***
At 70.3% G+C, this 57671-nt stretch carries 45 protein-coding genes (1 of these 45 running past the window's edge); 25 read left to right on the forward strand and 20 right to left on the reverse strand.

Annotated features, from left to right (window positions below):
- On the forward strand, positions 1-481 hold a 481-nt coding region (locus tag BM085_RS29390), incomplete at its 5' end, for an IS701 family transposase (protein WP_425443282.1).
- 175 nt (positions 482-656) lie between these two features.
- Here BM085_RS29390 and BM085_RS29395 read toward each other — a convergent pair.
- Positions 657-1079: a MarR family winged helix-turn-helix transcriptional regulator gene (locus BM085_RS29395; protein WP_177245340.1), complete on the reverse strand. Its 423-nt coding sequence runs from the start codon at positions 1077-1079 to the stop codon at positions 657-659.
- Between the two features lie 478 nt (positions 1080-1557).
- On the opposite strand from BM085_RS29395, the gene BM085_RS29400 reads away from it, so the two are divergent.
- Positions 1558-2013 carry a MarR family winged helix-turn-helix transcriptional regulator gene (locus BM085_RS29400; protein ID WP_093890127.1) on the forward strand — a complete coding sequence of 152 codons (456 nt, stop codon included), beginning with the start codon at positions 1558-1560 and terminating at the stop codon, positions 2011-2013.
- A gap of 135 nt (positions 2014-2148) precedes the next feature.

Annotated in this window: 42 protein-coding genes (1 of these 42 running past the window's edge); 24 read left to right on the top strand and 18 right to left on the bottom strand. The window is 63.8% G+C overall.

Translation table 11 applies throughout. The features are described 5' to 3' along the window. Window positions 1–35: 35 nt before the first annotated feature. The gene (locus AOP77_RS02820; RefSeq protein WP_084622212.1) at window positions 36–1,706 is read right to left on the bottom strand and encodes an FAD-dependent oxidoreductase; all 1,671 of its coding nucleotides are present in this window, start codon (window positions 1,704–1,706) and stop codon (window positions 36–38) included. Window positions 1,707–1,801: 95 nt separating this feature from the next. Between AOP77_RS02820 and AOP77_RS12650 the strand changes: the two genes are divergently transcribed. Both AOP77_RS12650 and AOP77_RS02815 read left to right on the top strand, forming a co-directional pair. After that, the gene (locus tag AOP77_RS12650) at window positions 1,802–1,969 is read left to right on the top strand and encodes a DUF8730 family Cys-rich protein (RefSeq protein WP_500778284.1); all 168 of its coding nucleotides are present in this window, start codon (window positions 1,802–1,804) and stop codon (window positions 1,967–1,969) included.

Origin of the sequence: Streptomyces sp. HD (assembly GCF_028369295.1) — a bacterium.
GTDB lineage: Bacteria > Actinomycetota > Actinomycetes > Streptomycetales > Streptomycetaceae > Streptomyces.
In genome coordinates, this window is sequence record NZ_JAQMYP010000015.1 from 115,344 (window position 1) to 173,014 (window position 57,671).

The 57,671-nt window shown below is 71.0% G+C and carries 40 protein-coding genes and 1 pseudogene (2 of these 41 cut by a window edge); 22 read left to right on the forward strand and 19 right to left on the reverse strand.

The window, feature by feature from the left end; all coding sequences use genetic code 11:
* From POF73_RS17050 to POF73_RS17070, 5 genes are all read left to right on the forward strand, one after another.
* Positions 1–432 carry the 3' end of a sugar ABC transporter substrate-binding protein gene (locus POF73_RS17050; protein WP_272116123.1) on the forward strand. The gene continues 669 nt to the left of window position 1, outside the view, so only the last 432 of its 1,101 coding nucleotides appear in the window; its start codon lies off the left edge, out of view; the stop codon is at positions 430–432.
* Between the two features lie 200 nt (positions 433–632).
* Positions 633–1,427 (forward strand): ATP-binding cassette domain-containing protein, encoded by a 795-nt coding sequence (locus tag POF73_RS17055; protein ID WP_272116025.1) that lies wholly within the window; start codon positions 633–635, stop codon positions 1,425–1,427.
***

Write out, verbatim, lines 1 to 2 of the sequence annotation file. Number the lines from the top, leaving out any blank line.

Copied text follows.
At 70.3% G+C, this 57671-nt stretch carries 45 protein-coding genes (1 of these 45 running past the window's edge); 25 read left to right on the forward strand and 20 right to left on the reverse strand.

Annotated features, from left to right (window positions below):